EU data proposals should 'go back to the drawing board' say MPs

Data protection: MPs and media industry bodies urge EU rethink over proposals
Data protection: MPs and media industry bodies urge EU rethink over proposals

A group of MPs is urging the EU to go "back to the drawing board" over its proposed reform of data protection laws.

A report by the Justice Select Committee said the proposed updates to data protection laws, which would mean that brands would have to ask for prior consent from consumers to use their data, are "too prescriptive".

The committee was responding to a request from the European Scrutiny Committee for its opinion on both the draft Regulation and draft Directive, announced in January.

Sir Alan Beith, MP and chairman of the Justice Select Committee, said the current data protection laws for general and commercial purposes needed to be updated, as they did not account for the digital world.

However, he said he agreed with the Information Commissioner's Office, that the system set out in the draft regulation "cannot work" and is "a regime which no one will pay for".

Beith said: "We believe that the Commission needs to go back to the drawing board and devise a regime which is much less prescriptive."

The report claims the proposals "do not allow for flexibility or discretion" for businesses or other organisations which hold personal data.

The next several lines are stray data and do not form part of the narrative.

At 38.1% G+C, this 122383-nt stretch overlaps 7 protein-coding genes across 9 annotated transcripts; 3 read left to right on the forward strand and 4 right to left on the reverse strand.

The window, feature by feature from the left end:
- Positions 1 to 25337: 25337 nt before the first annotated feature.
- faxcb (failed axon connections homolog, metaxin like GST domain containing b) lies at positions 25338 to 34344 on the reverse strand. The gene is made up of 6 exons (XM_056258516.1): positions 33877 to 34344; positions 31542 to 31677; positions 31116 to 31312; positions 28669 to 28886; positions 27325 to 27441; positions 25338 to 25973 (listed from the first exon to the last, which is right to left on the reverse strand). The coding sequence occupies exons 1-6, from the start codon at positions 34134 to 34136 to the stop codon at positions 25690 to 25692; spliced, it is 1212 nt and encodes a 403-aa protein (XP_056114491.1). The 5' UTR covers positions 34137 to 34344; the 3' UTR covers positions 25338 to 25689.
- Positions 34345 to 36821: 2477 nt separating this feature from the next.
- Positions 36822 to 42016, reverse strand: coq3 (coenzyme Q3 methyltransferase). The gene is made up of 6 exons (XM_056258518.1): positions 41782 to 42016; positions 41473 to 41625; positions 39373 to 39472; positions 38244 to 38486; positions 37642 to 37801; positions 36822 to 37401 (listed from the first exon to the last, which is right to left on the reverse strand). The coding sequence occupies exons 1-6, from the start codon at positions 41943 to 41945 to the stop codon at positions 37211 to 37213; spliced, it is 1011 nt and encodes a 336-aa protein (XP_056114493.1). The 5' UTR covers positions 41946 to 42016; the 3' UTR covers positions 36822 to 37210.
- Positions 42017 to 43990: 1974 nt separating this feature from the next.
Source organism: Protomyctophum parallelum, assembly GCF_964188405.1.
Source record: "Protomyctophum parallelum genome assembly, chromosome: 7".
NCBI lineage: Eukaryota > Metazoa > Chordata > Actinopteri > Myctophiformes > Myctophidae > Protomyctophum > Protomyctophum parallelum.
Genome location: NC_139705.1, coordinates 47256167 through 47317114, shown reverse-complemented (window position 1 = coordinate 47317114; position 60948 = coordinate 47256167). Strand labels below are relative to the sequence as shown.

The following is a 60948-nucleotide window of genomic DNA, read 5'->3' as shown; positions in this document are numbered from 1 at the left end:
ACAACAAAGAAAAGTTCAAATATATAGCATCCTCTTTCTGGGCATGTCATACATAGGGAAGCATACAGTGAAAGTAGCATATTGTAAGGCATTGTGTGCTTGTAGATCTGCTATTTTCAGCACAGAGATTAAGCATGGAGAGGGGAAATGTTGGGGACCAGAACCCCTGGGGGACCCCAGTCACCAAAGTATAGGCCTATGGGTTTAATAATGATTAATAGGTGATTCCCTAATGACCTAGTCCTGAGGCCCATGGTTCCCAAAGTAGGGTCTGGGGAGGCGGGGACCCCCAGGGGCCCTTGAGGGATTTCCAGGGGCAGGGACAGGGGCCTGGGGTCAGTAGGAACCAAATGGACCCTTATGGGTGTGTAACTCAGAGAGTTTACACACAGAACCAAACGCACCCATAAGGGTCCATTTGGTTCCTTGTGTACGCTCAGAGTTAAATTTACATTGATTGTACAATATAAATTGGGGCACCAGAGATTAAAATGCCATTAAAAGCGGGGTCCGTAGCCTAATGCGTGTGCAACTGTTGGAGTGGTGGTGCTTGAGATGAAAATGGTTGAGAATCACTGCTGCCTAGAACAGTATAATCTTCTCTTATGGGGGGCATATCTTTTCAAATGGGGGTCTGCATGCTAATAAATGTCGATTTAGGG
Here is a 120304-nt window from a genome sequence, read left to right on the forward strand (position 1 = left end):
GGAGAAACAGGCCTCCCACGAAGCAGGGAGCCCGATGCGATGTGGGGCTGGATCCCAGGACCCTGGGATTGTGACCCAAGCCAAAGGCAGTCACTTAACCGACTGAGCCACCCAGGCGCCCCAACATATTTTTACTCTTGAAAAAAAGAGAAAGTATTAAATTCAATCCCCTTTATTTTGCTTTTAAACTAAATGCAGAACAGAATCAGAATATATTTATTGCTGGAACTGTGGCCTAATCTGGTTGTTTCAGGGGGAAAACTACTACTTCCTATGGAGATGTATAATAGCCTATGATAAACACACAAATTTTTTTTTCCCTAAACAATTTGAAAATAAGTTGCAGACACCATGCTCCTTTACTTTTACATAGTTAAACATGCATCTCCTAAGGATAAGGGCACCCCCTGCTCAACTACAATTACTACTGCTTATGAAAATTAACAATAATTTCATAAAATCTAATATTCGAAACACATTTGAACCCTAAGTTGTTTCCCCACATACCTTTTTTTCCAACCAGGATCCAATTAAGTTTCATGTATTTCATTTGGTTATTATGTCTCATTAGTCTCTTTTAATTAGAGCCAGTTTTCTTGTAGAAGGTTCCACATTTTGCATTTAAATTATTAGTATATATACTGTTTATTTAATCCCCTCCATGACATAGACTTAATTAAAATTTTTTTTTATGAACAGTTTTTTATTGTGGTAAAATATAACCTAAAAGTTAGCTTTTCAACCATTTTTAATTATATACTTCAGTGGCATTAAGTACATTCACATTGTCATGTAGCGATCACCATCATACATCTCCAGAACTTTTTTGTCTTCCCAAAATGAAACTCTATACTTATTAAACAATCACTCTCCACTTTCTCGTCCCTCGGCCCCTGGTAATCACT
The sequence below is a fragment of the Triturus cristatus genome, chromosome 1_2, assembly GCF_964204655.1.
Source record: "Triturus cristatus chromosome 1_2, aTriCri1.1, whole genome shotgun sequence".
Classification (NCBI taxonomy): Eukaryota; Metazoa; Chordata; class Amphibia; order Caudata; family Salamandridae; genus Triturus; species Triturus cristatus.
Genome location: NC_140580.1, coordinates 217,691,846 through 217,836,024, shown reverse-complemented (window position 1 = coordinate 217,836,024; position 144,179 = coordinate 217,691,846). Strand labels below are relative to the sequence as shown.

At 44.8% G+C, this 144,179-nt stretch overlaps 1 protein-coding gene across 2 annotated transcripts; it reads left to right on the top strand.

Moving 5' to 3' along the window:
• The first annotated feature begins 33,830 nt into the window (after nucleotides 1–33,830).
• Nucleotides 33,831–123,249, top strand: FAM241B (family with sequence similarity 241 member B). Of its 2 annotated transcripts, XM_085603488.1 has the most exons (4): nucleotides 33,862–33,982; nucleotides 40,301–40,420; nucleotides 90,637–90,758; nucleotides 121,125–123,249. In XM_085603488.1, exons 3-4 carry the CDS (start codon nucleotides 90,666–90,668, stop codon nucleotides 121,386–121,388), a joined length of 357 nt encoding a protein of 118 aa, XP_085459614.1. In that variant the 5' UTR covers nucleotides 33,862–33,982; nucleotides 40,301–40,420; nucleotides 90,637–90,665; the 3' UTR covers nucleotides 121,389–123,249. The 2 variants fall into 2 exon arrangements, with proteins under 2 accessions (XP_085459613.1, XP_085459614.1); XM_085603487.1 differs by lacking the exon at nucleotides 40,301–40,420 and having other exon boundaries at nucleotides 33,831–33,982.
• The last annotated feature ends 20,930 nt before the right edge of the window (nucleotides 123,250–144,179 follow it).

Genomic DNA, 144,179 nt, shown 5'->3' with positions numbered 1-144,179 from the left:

Industry bodies have been pointed in their criticism of the EU's data law reform proposals in the past, labelling them as "chilling".

The Direct Marketing Association (DMA) has announced its support for the Justice Select Committee report.

Caroline Roberts, director of public affairs for the DMA, said: "We're pleased that the Justice Select Committee has taken on board the many concerns that businesses have about the draft Regulation and recognises that as it stands, the Regulation is not fit for purpose. Data protection legislation needs to be updated to reflect the realities of today's digital economy.

"We hope that EU lawmakers go back to the drawing board and create a Regulation that strikes the right balance in protecting the data privacy rights of individuals when sharing their information with businesses. Failure to do so would have terrible consequences for UK plc."

Last week the DMA, the Internet Advertising Bureau, the Advertising Association, the Incorporated Society of British Advertisers and the Institute of Practioners in Advertising met Helen Grant, justice minister and Ed Vaizey, culture minister, to put forward their concerns abut the draft Data Protection Regulation.

Following the meeting Vaizey said: "This Regulation puts at risk the innovation which drives online business and creative content, and it's particularly important for the UK that we address this. We must find a way to protect consumers that doesn't undermine some of our most valuable sectors."

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